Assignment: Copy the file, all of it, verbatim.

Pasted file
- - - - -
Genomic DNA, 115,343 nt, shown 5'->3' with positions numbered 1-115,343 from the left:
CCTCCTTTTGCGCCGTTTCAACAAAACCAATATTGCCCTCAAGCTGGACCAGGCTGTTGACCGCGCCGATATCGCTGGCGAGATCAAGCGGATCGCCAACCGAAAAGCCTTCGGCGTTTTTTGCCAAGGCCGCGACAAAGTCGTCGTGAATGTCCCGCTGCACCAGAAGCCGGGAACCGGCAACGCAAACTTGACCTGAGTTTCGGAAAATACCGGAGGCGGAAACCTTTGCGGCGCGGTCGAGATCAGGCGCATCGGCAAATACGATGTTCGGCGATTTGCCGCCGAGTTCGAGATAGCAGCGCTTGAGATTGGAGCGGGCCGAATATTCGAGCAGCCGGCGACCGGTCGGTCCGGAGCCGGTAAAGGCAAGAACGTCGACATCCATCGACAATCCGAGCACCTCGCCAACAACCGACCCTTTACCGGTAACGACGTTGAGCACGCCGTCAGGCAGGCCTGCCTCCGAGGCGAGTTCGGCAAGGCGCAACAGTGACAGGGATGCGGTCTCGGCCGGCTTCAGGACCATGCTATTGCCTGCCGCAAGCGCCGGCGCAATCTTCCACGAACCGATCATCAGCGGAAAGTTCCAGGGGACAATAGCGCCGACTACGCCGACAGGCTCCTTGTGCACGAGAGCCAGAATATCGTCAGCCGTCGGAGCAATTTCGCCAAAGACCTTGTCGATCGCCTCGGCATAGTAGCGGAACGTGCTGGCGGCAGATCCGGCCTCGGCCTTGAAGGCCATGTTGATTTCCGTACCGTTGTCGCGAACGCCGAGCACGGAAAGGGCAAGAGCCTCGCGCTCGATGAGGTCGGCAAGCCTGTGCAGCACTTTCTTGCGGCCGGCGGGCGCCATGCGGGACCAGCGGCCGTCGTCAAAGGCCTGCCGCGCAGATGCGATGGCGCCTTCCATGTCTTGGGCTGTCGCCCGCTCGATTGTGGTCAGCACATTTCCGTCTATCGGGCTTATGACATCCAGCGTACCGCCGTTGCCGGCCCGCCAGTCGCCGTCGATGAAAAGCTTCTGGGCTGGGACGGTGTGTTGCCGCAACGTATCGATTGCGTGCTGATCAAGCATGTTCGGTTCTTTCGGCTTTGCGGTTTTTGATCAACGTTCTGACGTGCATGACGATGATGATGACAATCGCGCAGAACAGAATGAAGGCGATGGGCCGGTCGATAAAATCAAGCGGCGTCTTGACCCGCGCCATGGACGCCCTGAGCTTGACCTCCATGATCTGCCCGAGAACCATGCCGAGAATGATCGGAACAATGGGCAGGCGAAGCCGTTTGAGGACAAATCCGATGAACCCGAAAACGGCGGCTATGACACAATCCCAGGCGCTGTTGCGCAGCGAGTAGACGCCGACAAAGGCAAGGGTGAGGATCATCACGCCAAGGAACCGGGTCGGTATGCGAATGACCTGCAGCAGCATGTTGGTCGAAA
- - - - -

Genomic DNA, 115,343 nt, shown 5'->3' with positions numbered 1-115,343 from the left:
CCTCCTTTTGCGCCGTTTCAACAAAACCAATATTGCCCTCAAGCTGGACCAGGCTGTTGACCGCGCCGATATCGCTGGCGAGATCAAGCGGATCGCCAACCGAAAAGCCTTCGGCGTTTTTTGCCAAGGCCGCGACAAAGTCGTCGTGAATGTCCCGCTGCACCAGAAGCCGGGAACCGGCAACGCAAACTTGACCTGAGTTTCGGAAAATACCGGAGGCGGAAACCTTTGCGGCGCGGTCGAGATCAGGCGCATCGGCAAATACGATGTTCGGCGATTTGCCGCCGAGTTCGAGATAGCAGCGCTTGAGATTGGAGCGGGCCGAATATTCGAGCAGCCGGCGACCGGTCGGTCCGGAGCCGGTAAAGGCAAGAACGTCGACATCCATCGACAATCCGAGCACCTCGCCAACAACCGACCCTTTACCGGTAACGACGTTGAGCACGCCGTCAGGCAGGCCTGCCTCCGAGGCGAGTTCGGCAAGGCGCAACAGTGACAGGGATGCGGTCTCGGCCGGCTTCAGGACCATGCTATTGCCTGCCGCAAGCGCCGGCGCAATCTTCCACGAACCGATCATCAGCGGAAAGTTCCAGGGGACAATAGCGCCGACTACGCCGACAGGCTCCTTGTGCACGAGAGCCAGAATATCGTCAGCCGTCGGAGCAATTTCGCCAAAGACCTTGTCGATCGCCTCGGCATAGTAGCGGAACGTGCTGGCGGCAGATCCGGCCTCGGCCTTGAAGGCCATGTTGATTTCCGTACCGTTGTCGCGAACGCCGAGCACGGAAAGGGCAAGAGCCTCGCGCTCGATGAGGTCGGCAAGCCTGTGCAGCACTTTCTTGCGGCCGGCGGGCGCCATGCGGGACCAGCGGCCGTCGTCAAAGGCCTGCCGCGCAGATGCGATGGCGCCTTCCATGTCTTGGGCTGTCGCCCGCTCGATTGTGGTCAGCACATTTCCGTCTATCGGGCTTATGACATCCAGCGTACCGCCGTTGCCGGCCCGCCAGTCGCCGTCGATGAAAAGCTTCTGGGCTGGGACGGTGTGTTGCCGCAACGTATCGATTGCGTGCTGATCAAGCATGTTCGGTTCTTTCGGCTTTGCGGTTTTTGATCAACGTTCTGACGTGCATGACGATGATGATGACAATCGCGCAGAACAGAATGAAGGCGATGGGCCGGTCGATAAAATCAAGCGGCGTCTTGACCCGCGCCATGGACGCCCTGAGCTTGACCTCCATGATCTGCCCGAGAACCATGCCGAGAATGATCGGAACAATGGGCAGGCGAAGCCGTTTGAGGACAAATCCGATGAACCCGAAAACGGCGGCTATGACACAATCCCAGGCGCTGTTGCGCAGCGAGTAGACGCCGACAAAGGCAAGGGTGAGGATCATCACGCCAAGGAACCGGGTCGGTATGCGAATGACCTGCAGCAGCATGTTGGTCGAAA